KWS decries increased poaching of rhinos and elephants
09 February 2015, 20:53
Nairobi - The Kenya Wildlife Service (KWS) has said that Kenya witnessed the highest level of poaching in 2011, 2012 and 2013 since the poaching crisis of the 1980’s.
KWS acting Director General William Kiprono, Kenya lost 47 elephants and 5 rhinos to poaching in 2007 as compared to 384 and 30 in year 2012, and 302 elephants and 59 rhinos in year 2013 respectively.
“But we are glad that we are seeing some light at the end of the tunnel, thanks to concerted efforts by many stakeholders, including you,” he said.
He said last year, only 164 elephants and 35 rhinos were poached representing about 47 per cent and 40.7 per cent, respectively, representing a significant decrease from previous years.
“While these figures are indicative of the success of our concerted efforts, they still represent damage to our wildlife capital,” he said.
According to Kiprono, poaching has become more organized, sophisticated and international in nature and is occurring across all the game reserves, including in those areas that were hitherto considered safe havens.
“Proliferation of small arms in the region and in the illegal hands of citizens in areas hosting wildlife is a big threat to the security of wildlife as these weapons are used in poaching in addition to committing other crimes,” he said.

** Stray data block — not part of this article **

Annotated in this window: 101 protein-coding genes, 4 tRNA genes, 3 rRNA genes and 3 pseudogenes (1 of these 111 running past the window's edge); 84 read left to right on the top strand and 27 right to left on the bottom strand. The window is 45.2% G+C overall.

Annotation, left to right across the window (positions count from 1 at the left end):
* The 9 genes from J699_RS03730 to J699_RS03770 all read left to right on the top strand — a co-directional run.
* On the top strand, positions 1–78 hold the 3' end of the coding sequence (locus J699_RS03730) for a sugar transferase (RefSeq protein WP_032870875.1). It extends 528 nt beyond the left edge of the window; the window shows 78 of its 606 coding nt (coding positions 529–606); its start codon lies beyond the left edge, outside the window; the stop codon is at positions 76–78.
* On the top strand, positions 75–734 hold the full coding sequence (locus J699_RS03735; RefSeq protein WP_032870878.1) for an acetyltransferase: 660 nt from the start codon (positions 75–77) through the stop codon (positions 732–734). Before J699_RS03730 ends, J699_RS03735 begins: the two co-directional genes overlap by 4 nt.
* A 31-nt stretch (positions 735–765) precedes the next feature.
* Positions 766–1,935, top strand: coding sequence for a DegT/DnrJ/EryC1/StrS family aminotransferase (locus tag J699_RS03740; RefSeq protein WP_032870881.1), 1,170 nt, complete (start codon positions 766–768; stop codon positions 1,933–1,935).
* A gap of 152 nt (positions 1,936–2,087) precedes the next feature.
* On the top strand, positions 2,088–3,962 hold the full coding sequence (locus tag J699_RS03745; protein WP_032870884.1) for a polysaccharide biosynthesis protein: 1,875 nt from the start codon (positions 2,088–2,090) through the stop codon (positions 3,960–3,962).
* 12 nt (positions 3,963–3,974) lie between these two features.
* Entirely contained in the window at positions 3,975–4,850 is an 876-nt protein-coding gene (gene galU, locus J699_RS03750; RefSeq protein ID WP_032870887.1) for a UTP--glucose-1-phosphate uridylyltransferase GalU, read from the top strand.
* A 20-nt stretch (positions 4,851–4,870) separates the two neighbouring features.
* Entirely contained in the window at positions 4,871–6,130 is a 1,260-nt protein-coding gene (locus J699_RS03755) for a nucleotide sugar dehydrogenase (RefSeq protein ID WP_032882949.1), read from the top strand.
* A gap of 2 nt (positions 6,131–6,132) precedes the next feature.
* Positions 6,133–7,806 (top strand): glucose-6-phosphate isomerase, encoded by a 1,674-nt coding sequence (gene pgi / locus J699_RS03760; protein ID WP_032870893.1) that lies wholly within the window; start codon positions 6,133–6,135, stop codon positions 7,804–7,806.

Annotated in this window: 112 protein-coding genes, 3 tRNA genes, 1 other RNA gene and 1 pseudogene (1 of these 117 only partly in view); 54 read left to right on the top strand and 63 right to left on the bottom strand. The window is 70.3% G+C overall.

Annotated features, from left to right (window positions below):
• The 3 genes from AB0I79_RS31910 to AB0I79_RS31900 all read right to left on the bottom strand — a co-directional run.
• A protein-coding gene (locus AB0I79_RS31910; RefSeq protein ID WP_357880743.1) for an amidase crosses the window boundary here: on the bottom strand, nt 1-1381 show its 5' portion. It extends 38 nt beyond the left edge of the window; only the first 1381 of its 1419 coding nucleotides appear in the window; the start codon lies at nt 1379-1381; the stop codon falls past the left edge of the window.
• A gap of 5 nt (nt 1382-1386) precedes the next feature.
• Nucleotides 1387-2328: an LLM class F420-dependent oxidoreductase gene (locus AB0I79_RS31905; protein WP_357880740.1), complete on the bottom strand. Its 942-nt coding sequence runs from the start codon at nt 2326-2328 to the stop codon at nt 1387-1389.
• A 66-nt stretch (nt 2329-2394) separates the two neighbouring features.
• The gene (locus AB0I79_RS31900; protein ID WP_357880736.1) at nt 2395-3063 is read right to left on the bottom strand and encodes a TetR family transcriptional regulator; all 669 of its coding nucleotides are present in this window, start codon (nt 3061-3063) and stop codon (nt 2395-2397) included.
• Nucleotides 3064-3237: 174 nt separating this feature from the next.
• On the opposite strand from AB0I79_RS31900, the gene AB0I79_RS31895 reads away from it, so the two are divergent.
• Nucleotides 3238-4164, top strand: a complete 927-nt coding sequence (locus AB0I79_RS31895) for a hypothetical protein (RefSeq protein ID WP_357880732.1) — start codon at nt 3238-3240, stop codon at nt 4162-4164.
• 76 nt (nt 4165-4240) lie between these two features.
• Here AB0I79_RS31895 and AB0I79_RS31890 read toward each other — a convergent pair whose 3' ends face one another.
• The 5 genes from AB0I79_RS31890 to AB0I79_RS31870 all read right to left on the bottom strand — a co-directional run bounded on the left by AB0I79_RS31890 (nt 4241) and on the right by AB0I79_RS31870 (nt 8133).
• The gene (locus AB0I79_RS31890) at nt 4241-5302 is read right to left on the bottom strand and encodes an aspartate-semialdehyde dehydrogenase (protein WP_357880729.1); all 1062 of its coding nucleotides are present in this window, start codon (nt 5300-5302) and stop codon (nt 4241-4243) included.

He added that poachers are now using poisoned arrows to kill elephants, which is a silent and dangerous method of killing elephants as it is not easy to detect.
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“Furthermore, a total of 50 firearms and 616 rounds of ammunition and 5 tonnes of ivory were recovered during 2014. During the year, a total of 1,430 suspects were arrested and prosecuted for various wildlife law offences,” he said.
“This represents a 7.68 per cent decrease compared to the previous year which had 1,549 arrests. We have successfully prosecuted and secured convictions of up to 51 of the 306 cases handled by our officers within the provisions of the new law,” he added.
According to Kiprono, the highest penalty in 2014 was 9 years imprisonment with an option of a fine of KES 20 million and other cases are still pending before various courts of law across the country.
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